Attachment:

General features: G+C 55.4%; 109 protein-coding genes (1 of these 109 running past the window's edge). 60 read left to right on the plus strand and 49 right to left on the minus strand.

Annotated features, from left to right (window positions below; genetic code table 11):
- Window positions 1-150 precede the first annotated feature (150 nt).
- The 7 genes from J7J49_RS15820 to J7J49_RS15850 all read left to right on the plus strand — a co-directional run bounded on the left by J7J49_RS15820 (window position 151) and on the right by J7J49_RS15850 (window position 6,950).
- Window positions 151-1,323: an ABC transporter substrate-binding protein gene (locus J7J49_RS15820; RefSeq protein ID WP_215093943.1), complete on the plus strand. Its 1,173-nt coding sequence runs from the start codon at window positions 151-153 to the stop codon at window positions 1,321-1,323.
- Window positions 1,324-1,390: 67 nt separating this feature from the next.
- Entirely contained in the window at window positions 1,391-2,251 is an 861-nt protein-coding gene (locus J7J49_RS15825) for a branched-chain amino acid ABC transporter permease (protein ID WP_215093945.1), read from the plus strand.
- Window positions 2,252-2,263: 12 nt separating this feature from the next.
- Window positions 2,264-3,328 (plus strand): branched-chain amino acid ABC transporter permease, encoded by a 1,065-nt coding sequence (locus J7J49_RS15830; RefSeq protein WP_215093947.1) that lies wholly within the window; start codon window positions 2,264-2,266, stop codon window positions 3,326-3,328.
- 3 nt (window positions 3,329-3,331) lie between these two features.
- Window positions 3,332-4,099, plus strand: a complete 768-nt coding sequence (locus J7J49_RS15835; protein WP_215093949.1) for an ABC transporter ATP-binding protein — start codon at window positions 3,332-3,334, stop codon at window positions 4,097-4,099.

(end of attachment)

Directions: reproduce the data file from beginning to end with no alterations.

General features: G+C 55.4%; 109 protein-coding genes (1 of these 109 running past the window's edge). 60 read left to right on the plus strand and 49 right to left on the minus strand.

Annotated features, from left to right (window positions below; genetic code table 11):
- Window positions 1-150 precede the first annotated feature (150 nt).
- The 7 genes from J7J49_RS15820 to J7J49_RS15850 all read left to right on the plus strand — a co-directional run bounded on the left by J7J49_RS15820 (window position 151) and on the right by J7J49_RS15850 (window position 6,950).
- Window positions 151-1,323: an ABC transporter substrate-binding protein gene (locus J7J49_RS15820; RefSeq protein ID WP_215093943.1), complete on the plus strand. Its 1,173-nt coding sequence runs from the start codon at window positions 151-153 to the stop codon at window positions 1,321-1,323.
- Window positions 1,324-1,390: 67 nt separating this feature from the next.
- Entirely contained in the window at window positions 1,391-2,251 is an 861-nt protein-coding gene (locus J7J49_RS15825) for a branched-chain amino acid ABC transporter permease (protein ID WP_215093945.1), read from the plus strand.
- Window positions 2,252-2,263: 12 nt separating this feature from the next.
- Window positions 2,264-3,328 (plus strand): branched-chain amino acid ABC transporter permease, encoded by a 1,065-nt coding sequence (locus J7J49_RS15830; RefSeq protein WP_215093947.1) that lies wholly within the window; start codon window positions 2,264-2,266, stop codon window positions 3,326-3,328.
- 3 nt (window positions 3,329-3,331) lie between these two features.
- Window positions 3,332-4,099, plus strand: a complete 768-nt coding sequence (locus J7J49_RS15835; protein WP_215093949.1) for an ABC transporter ATP-binding protein — start codon at window positions 3,332-3,334, stop codon at window positions 4,097-4,099.